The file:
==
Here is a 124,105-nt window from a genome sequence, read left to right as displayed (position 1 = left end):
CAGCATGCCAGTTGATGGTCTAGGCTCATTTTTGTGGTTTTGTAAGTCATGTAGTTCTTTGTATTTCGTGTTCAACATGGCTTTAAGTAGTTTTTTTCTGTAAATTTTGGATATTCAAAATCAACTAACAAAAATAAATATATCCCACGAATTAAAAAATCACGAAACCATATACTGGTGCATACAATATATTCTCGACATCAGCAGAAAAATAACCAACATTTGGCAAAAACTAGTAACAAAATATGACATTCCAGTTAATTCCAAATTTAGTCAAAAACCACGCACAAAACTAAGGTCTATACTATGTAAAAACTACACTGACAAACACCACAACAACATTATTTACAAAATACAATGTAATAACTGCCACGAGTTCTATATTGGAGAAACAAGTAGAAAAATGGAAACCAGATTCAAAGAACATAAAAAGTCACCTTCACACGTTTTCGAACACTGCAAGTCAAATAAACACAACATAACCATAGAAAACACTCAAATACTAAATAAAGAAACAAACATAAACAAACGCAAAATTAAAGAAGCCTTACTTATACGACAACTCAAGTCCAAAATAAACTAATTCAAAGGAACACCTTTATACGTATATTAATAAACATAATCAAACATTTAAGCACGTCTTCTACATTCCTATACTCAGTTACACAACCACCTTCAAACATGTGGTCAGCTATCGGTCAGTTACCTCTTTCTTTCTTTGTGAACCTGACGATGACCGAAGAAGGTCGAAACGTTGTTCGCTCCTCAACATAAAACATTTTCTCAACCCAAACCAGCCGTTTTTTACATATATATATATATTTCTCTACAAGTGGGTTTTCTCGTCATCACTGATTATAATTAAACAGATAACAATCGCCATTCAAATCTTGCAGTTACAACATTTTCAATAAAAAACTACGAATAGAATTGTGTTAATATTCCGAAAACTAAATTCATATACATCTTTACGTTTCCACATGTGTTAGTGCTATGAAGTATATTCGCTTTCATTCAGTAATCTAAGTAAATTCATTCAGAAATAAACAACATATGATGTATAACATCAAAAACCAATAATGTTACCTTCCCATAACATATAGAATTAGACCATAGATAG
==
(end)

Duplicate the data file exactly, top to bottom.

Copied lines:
Here is a 124,105-nt window from a genome sequence, read left to right as displayed (position 1 = left end):
CAGCATGCCAGTTGATGGTCTAGGCTCATTTTTGTGGTTTTGTAAGTCATGTAGTTCTTTGTATTTCGTGTTCAACATGGCTTTAAGTAGTTTTTTTCTGTAAATTTTGGATATTCAAAATCAACTAACAAAAATAAATATATCCCACGAATTAAAAAATCACGAAACCATATACTGGTGCATACAATATATTCTCGACATCAGCAGAAAAATAACCAACATTTGGCAAAAACTAGTAACAAAATATGACATTCCAGTTAATTCCAAATTTAGTCAAAAACCACGCACAAAACTAAGGTCTATACTATGTAAAAACTACACTGACAAACACCACAACAACATTATTTACAAAATACAATGTAATAACTGCCACGAGTTCTATATTGGAGAAACAAGTAGAAAAATGGAAACCAGATTCAAAGAACATAAAAAGTCACCTTCACACGTTTTCGAACACTGCAAGTCAAATAAACACAACATAACCATAGAAAACACTCAAATACTAAATAAAGAAACAAACATAAACAAACGCAAAATTAAAGAAGCCTTACTTATACGACAACTCAAGTCCAAAATAAACTAATTCAAAGGAACACCTTTATACGTATATTAATAAACATAATCAAACATTTAAGCACGTCTTCTACATTCCTATACTCAGTTACACAACCACCTTCAAACATGTGGTCAGCTATCGGTCAGTTACCTCTTTCTTTCTTTGTGAACCTGACGATGACCGAAGAAGGTCGAAACGTTGTTCGCTCCTCAACATAAAACATTTTCTCAACCCAAACCAGCCGTTTTTTACATATATATATATATTTCTCTACAAGTGGGTTTTCTCGTCATCACTGATTATAATTAAACAGATAACAATCGCCATTCAAATCTTGCAGTTACAACATTTTCAATAAAAAACTACGAATAGAATTGTGTTAATATTCCGAAAACTAAATTCATATACATCTTTACGTTTCCACATGTGTTAGTGCTATGAAGTATATTCGCTTTCATTCAGTAATCTAAGTAAATTCATTCAGAAATAAACAACATATGATGTATAACATCAAAAACCAATAATGTTACCTTCCCATAACATATAGAATTAGACCATAGATAG